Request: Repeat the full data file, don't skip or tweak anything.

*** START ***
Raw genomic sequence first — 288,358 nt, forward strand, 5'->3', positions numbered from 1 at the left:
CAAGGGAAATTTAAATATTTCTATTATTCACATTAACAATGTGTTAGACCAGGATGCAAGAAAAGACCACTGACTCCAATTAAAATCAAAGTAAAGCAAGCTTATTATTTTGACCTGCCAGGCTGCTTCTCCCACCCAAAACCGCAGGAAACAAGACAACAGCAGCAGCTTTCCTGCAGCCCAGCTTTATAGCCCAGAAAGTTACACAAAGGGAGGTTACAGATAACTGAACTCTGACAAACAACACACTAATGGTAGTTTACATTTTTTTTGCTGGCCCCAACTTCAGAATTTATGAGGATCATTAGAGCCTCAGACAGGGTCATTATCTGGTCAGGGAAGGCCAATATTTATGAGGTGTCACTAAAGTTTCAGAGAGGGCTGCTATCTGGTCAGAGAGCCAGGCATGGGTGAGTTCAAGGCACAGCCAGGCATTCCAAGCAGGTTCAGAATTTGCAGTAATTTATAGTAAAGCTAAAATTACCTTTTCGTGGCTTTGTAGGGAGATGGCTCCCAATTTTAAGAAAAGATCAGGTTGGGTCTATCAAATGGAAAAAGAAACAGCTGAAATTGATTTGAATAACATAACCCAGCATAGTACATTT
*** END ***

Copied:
Raw genomic sequence first — 288,358 nt, forward strand, 5'->3', positions numbered from 1 at the left:
CAAGGGAAATTTAAATATTTCTATTATTCACATTAACAATGTGTTAGACCAGGATGCAAGAAAAGACCACTGACTCCAATTAAAATCAAAGTAAAGCAAGCTTATTATTTTGACCTGCCAGGCTGCTTCTCCCACCCAAAACCGCAGGAAACAAGACAACAGCAGCAGCTTTCCTGCAGCCCAGCTTTATAGCCCAGAAAGTTACACAAAGGGAGGTTACAGATAACTGAACTCTGACAAACAACACACTAATGGTAGTTTACATTTTTTTTGCTGGCCCCAACTTCAGAATTTATGAGGATCATTAGAGCCTCAGACAGGGTCATTATCTGGTCAGGGAAGGCCAATATTTATGAGGTGTCACTAAAGTTTCAGAGAGGGCTGCTATCTGGTCAGAGAGCCAGGCATGGGTGAGTTCAAGGCACAGCCAGGCATTCCAAGCAGGTTCAGAATTTGCAGTAATTTATAGTAAAGCTAAAATTACCTTTTCGTGGCTTTGTAGGGAGATGGCTCCCAATTTTAAGAAAAGATCAGGTTGGGTCTATCAAATGGAAAAAGAAACAGCTGAAATTGATTTGAATAACATAACCCAGCATAGTACATTT